This problem of large bagged cargo shortage claims at Hodeidah identified in our Bulletin 13/97 does not appear to be improving. In a recent case Members were faced with a shortlanding of 4,882 bags (approx 244mt ) out of a cargo of 10,020mt of flour. In this instance the owners had acted prudently and instigated their own tally. Unfortunately this tally revealed an alleged shortage of 21,730 bags !
(The alleged loss of 21,730 bags of flour on passage is deeply suspect . If the cargo was never loaded one would notice a practically empty hold ! 21,730 bags would leave a rather big hole)
Receivers instructed charterers' agents not to let the ship sail by "withholding the port clearance" until their alleged claim of US$ 67,428 was settled. Receivers were also, as usual, not prepared to accept any form of security - only a cash settlement.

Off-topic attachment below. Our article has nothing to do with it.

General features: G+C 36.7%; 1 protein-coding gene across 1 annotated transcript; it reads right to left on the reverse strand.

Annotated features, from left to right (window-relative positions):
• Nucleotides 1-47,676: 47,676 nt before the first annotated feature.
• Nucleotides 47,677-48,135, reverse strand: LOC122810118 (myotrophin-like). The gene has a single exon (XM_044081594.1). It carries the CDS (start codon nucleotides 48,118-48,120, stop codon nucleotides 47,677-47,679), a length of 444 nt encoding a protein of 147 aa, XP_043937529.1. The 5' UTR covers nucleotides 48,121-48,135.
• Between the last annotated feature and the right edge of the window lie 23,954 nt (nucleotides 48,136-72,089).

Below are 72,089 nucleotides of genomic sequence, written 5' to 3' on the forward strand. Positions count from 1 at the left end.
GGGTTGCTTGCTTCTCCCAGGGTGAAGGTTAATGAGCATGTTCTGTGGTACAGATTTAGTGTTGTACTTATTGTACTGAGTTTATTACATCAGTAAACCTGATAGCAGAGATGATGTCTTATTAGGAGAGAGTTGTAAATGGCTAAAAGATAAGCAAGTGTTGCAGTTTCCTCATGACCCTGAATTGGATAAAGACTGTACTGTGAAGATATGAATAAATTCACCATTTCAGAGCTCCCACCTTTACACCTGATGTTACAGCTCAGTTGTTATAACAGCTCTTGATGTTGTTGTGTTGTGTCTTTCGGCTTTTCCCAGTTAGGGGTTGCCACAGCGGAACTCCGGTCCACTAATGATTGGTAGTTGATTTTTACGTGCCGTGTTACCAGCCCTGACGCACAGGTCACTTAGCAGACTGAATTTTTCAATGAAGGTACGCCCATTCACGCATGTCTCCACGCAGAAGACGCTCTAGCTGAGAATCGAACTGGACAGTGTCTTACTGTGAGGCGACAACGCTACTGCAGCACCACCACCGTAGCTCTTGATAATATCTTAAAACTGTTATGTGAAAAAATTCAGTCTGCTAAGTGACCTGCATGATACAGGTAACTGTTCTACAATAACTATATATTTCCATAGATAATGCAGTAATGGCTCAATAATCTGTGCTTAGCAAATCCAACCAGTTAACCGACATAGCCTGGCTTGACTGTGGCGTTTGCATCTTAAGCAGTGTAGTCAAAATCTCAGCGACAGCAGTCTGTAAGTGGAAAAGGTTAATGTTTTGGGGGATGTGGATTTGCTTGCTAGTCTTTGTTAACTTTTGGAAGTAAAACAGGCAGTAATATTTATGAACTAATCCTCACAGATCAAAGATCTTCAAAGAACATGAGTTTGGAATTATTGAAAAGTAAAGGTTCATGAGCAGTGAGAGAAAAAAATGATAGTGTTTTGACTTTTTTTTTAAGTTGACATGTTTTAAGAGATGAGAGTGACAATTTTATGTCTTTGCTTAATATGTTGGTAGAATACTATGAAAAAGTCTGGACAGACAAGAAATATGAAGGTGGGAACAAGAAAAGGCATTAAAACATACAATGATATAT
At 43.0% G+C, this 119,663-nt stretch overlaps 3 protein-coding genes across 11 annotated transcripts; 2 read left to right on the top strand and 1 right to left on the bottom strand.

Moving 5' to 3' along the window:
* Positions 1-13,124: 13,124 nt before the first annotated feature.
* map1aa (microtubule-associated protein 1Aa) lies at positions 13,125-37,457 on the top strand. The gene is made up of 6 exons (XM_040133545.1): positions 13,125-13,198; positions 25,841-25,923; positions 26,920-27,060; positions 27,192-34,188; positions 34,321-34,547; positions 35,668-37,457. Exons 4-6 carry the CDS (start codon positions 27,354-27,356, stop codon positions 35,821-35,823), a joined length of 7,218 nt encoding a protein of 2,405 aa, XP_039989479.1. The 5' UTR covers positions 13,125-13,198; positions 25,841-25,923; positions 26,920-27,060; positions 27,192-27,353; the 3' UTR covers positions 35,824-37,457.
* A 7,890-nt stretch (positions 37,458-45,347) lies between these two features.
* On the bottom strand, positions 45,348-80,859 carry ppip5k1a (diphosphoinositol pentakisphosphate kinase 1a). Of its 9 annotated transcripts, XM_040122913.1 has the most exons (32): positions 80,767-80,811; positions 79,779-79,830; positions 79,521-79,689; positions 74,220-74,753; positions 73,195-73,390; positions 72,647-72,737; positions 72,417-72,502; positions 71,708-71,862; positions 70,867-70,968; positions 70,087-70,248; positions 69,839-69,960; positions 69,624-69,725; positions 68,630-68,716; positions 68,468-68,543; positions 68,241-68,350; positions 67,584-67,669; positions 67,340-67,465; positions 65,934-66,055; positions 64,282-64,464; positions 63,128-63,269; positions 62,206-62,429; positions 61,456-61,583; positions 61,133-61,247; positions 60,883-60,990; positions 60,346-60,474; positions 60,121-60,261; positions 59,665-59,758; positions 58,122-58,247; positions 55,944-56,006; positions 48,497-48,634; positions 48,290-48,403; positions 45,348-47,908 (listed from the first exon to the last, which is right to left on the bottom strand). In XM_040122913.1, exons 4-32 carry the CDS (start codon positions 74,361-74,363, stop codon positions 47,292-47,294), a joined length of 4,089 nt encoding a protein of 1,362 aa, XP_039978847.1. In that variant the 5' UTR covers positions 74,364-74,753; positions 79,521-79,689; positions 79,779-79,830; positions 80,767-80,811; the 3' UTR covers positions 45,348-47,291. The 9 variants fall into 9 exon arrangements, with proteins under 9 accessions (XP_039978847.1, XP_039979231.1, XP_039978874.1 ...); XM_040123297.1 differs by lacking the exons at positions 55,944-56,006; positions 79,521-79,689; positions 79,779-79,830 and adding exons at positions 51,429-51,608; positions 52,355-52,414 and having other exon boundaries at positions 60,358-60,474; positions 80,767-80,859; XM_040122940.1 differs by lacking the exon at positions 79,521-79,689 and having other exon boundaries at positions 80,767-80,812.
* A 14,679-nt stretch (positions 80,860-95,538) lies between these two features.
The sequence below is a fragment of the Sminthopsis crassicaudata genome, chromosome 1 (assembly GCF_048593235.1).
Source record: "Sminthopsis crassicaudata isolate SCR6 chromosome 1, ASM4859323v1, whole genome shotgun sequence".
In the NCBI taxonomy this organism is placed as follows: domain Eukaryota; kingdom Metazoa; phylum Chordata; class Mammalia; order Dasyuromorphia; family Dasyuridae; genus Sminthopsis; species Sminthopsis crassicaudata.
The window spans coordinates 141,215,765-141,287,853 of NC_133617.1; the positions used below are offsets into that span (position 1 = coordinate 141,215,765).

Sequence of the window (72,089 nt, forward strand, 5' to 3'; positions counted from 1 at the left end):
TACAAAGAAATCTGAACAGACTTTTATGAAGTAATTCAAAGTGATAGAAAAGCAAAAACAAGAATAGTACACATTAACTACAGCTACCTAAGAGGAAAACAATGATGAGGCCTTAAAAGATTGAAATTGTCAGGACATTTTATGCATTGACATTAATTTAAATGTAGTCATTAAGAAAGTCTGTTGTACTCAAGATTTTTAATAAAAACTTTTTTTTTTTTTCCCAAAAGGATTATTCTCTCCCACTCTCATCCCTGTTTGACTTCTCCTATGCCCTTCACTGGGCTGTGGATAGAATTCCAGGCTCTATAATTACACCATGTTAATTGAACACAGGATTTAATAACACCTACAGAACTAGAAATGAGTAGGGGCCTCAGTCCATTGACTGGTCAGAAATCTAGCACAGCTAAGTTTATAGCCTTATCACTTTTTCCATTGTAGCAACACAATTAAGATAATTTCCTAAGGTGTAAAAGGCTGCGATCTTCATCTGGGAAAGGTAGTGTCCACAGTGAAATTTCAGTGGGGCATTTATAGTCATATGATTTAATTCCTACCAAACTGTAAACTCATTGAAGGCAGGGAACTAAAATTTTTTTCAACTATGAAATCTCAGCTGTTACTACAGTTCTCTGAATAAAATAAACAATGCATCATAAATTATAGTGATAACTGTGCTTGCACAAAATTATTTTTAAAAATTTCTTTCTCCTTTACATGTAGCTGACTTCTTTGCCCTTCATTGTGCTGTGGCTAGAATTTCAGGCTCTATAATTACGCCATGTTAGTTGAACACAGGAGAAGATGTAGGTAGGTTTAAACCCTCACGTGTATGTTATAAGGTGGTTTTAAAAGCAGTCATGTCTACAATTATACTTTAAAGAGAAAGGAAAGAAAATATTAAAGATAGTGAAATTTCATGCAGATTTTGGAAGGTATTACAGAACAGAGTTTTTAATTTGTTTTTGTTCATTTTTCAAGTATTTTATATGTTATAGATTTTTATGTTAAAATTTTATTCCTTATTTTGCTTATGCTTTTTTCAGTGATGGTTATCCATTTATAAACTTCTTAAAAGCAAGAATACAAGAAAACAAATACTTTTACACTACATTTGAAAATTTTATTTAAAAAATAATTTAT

To complicate matters further, the Eid holiday period had started with banks and local offices shut until 23rd January (the ship completed discharge on 16th January) and the courts shut until the end of January. There was no realistic opportunity of taking legal action to release the vessel, particularly as the Members were under extreme pressure due to their future employment commitments and could not afford to let the ship remain idle for two weeks. The result was a settlement with the receivers at a level far in excess of what might be deemed reasonable.
We can only remind Members travelling to this area that shortages and other claims in the Yemen - and especially in Hodeidah - are all but inevitable and refer them to the suggestions made in Bulletin 13/97
Source of information :
Danny Ng (Hong Kong)